set rowNum to (rowNum + 1)
            set cellVal to (value of cell rowNum of column 1 of active sheet)
           
            if (cellVal = "") then
                exit repeat
            else
                set langStr to (value of cell rowNum of column 1 of active sheet)
                set textStr to (value of cell rowNum of column 2 of active sheet)
                set outStr to langStr & ":" & textStr & return
                write outStr to openFile as «class utf8»
            end if
           
        end repeat
        close access openFile
       
    end tell

Here is the salient line of code that allows me to specify the encoding.  It doesn't seem to be at the file level but at the level of each write statement.
    write outStr to openFile as «class utf8»


Download the AppleScript:
http://www.box.net/shared/rbjxybmuts 


Download the Excel file:
http://www.box.net/shared/bc047mefh2

Thursday, April 28, 2011

Mac Keyboard Operation

One of the biggest things I miss about Windows, since largely transitioning to the Mac, is the lack of emphasis on keyboard operation.  I tend to be more productive the less I need to touch the mouse.  This post is for others who feel the same way.  (We may be a minority among Mac users).

It was particularly frustrating that I could not access the menu bar with keyboard shortcuts.  Well it turns out you can.  Control-F2 is your friend, it highlights the Apple menu at the top-left of your screen.  From there you can use arrow keys to move around the menus.  Better yet, if you can remember more shortcuts to execute the specific functions more power to you.  But at the very least just remember Control-F2.

This too did not come easily at first.  I Googled around and read about Control-F2 but it simply did not work.  I tried all kinds of things, including simultaneously pressing the fn key.

Anyway, it turned out that this (along with a bunch of other shortcuts) was disabled.  I have no idea when and how this happened, as they are default behaviour.  This was determined by taking a look in System Prefs > Keyboard > Keyboard Shortcuts.   Anywhoo, I restored the defaults by pressing (surprise surprise) the button Restore Defaults on that dialogue.

See the Apple Support site: Mac OS X keyboard shortcuts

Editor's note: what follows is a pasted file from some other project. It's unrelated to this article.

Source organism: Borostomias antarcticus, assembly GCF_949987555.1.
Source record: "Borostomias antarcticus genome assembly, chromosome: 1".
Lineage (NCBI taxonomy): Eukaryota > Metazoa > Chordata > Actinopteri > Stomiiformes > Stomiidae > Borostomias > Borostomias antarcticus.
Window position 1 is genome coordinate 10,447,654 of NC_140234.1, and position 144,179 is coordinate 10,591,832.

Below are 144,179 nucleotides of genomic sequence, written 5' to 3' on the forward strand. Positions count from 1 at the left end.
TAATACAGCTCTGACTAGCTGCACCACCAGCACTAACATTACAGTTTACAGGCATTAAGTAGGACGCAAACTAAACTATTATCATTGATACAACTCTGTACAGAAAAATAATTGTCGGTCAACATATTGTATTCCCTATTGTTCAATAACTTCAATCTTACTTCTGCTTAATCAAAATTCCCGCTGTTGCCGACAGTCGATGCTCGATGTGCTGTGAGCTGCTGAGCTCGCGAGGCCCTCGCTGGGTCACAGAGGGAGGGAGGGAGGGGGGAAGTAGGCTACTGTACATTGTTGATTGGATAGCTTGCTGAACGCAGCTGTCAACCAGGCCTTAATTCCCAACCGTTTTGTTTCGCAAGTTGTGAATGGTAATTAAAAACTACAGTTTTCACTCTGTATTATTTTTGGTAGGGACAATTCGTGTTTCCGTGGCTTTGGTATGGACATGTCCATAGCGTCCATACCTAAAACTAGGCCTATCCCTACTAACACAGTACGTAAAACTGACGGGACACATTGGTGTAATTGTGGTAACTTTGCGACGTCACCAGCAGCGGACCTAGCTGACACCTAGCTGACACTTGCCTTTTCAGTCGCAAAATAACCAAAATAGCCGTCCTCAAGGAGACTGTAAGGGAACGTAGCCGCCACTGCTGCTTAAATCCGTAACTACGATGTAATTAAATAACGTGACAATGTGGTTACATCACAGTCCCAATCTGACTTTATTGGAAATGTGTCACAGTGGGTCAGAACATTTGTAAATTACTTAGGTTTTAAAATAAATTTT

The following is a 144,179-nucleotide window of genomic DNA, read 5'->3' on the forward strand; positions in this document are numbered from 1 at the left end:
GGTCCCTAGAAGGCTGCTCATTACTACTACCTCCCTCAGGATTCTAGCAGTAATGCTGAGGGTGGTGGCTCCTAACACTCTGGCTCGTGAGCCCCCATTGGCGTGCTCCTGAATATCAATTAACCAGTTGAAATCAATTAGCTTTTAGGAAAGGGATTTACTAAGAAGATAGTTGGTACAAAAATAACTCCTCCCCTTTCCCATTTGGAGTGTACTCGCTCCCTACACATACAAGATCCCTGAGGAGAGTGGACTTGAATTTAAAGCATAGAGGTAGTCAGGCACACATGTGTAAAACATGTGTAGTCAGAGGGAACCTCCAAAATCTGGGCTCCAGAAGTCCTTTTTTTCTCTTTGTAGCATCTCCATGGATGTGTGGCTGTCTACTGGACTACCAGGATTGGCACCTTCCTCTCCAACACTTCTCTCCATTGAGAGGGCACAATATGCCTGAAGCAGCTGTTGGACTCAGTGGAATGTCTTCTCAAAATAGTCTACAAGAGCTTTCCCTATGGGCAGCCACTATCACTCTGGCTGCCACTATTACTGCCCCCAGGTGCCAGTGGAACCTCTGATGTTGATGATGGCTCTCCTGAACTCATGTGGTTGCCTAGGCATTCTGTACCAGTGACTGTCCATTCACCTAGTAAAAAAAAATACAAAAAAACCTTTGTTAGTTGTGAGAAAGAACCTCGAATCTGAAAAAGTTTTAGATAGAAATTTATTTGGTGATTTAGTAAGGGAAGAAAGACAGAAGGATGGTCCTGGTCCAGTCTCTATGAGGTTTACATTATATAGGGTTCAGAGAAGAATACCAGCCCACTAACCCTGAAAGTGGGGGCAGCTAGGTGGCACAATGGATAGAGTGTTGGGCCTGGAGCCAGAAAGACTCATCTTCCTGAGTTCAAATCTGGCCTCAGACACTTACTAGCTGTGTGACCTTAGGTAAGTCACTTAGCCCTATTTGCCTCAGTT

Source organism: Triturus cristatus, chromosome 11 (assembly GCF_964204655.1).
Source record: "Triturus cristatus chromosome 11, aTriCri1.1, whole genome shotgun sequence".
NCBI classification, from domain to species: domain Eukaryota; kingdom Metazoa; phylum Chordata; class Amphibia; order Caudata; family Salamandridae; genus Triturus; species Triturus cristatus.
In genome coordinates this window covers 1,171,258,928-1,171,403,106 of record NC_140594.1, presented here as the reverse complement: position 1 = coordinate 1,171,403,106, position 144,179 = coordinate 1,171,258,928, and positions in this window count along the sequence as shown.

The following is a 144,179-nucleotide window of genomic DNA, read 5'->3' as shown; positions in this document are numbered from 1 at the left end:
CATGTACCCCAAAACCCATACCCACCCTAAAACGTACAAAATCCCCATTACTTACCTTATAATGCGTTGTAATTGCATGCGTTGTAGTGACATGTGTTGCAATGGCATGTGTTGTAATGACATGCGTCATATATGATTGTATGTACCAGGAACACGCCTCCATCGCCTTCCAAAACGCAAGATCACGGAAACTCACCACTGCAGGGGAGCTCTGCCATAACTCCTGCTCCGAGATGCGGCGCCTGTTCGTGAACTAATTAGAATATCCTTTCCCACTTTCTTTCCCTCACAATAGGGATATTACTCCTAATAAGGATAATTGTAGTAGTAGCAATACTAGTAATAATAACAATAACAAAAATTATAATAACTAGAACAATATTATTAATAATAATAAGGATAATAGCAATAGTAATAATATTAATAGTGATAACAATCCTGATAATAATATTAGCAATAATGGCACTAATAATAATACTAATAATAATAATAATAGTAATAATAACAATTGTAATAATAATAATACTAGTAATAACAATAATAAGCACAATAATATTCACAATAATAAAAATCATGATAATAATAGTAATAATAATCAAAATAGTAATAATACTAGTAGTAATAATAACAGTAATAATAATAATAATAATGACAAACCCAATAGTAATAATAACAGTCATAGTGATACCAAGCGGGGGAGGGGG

Sunday, April 24, 2011

Staying on top of Fukushima

With the Fukushima nuclear issue, there is so much information, often conflicting, that it's easy to waste a lot of time following sources, reading articles, watching videos, and coming away none the wiser for it.

I think it may be helpful to have a mental filtering mechanism, whereby we focus on what it is we want to know, and constantly ask ourselves if those particular questions are being addressed.  In my case, at the moment these are the main things I want to know and constantly stay on top of.
  1. What is the status of the repair at this time?  In other words, where are we?
  2. What exactly are the repair crew doing right now, and to what end?  In other words, where are we heading?
  3. What are the radiation levels around the reactors, in and near the evacuation zone, and in Tokyo?
  4. Where is radioactive material and water being disposed, and what effect that is having?
  5. What are the elements in the disposed material?  (Iodine, cesium, strontium, etc.)
  6. How are food products and drinking water, anywhere in Japan, being affected?
  7. How much radiation are certain at-risk groups being exposed to (e.g. school children in Fukushima Prefecture, the repair crew at the reactors, evacuees, etc.)?
This may seem like a pretty mundane list (like, "duh, those things go without saying").  However, given the short attention spans of modern people (including myself) it may be helpful to have it written down and periodically refocused upon.

Also, I may be missing some key aspects here.  Will update if and when I recall them!